Friday, November 18, 2011


Holding a portrait of the THREE EVIL SISTERS

At this time every year, I go through a morbid depression.  I get so depressed, that I can hardly function.  This goes on from the first day of November to New Year's Eve.  It can't be helped.  It's just there.

It's probably not all that uncommon.  I think that when it comes to Thanksgiving, most of us have been wired to have that reaction from a very young age.  Almost everyone I know hates the holidays. Especially, when it comes to having to tolerate the relatives that they wouldn't otherwise speak to on the street.

1976 was the year that I became 'excused from the table' for the very last time.  The family members were seated at their usual places.  In our family, the seating arrangements were set by one's rank of importance.  I can honestly say, that I wouldn't know the experience of sitting at the same table with those who mattered.

My place was always somewhere in the next room, and I was always expected to supervise all the younger cousins.  That day was certainly no different, even though my life had changed so much from the last time I'd sat down with these people.

I had since the last time, eloped and moved to Ft. Knox, Kentucky, gave birth to my first son, moved to Stuttgart, Germany, gave birth to my second son, and, had my brains beat out almost every day that I was overseas.  I came back to the U.S. and moved to Ft. Hamilton in Brooklyn, New York, and had my brains beat out almost every day that I was there. The last time my husband beat me, he convinced me that he was trying to kill me.  I escaped with my two sons, and with hardly anything else, but my life.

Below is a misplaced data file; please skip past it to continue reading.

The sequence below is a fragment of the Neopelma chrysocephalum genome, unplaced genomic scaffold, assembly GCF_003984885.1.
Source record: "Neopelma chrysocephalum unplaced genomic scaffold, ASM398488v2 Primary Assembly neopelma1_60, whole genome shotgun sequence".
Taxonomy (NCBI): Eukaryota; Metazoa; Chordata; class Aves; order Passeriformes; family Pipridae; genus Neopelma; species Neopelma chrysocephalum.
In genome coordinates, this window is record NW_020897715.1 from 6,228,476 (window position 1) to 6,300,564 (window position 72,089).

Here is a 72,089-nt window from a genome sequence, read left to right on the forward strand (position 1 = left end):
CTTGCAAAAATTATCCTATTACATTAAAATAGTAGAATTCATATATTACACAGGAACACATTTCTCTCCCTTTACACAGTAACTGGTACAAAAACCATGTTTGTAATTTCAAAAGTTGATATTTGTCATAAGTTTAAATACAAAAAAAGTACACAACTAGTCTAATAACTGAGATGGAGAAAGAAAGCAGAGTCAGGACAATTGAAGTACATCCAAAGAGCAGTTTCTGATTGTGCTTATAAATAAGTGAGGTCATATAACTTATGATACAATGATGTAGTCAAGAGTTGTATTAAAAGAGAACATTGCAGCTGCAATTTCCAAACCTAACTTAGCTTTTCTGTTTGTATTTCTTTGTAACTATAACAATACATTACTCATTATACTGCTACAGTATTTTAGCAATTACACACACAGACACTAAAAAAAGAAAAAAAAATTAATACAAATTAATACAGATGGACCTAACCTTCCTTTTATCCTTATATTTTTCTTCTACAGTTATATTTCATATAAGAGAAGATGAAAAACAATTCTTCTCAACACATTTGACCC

I made the mistake of going home to Ohio, and staying with my parents, and younger brother.  Although I was encouraged to go back to my husband, I made it known that it just wasn't going to happen.  If I did, I wouldn't be alive today.

So, two months after I escaped, it was Thanksgiving day.  It was the first time in six years that I'd sat at the table with all the kids, including my two little boys.  They were three and five years old.  I was back in the situation that I ran away from in the first place. You could say that I'd come full circle.  It was the first time, and the very last.

While everyone was well into eating, I stepped away from my table for a minute, to get something from the kitchen.  My mother's two sisters, Aunt Gale and Aunt Frankie, sprang up from their seats and walked past me, discreetly telling me to follow them.  One of them whispered that they wanted to have a 'word in private' with me.  I walked behind them, down the hallway, into the main bathroom, wondering to myself what this could be about.

After the bathroom door was shut and locked, they stood on both sides of me, like two fat, angry bookends.  In a very rehearsed and planned way, they started telling me that what we were about to discuss was not to leave the room.  I was to listen very carefully to what they had to say, follow their instructions, and not repeat it to anyone.  Ever.  

As Aunt Frankie said, "Katie, this is just between us."

Both of them started talking at the same time, saying pretty much the same words.  Their one-sided conversation went like this:

"Katie, Geraldine is our sister, and we have to protect her!"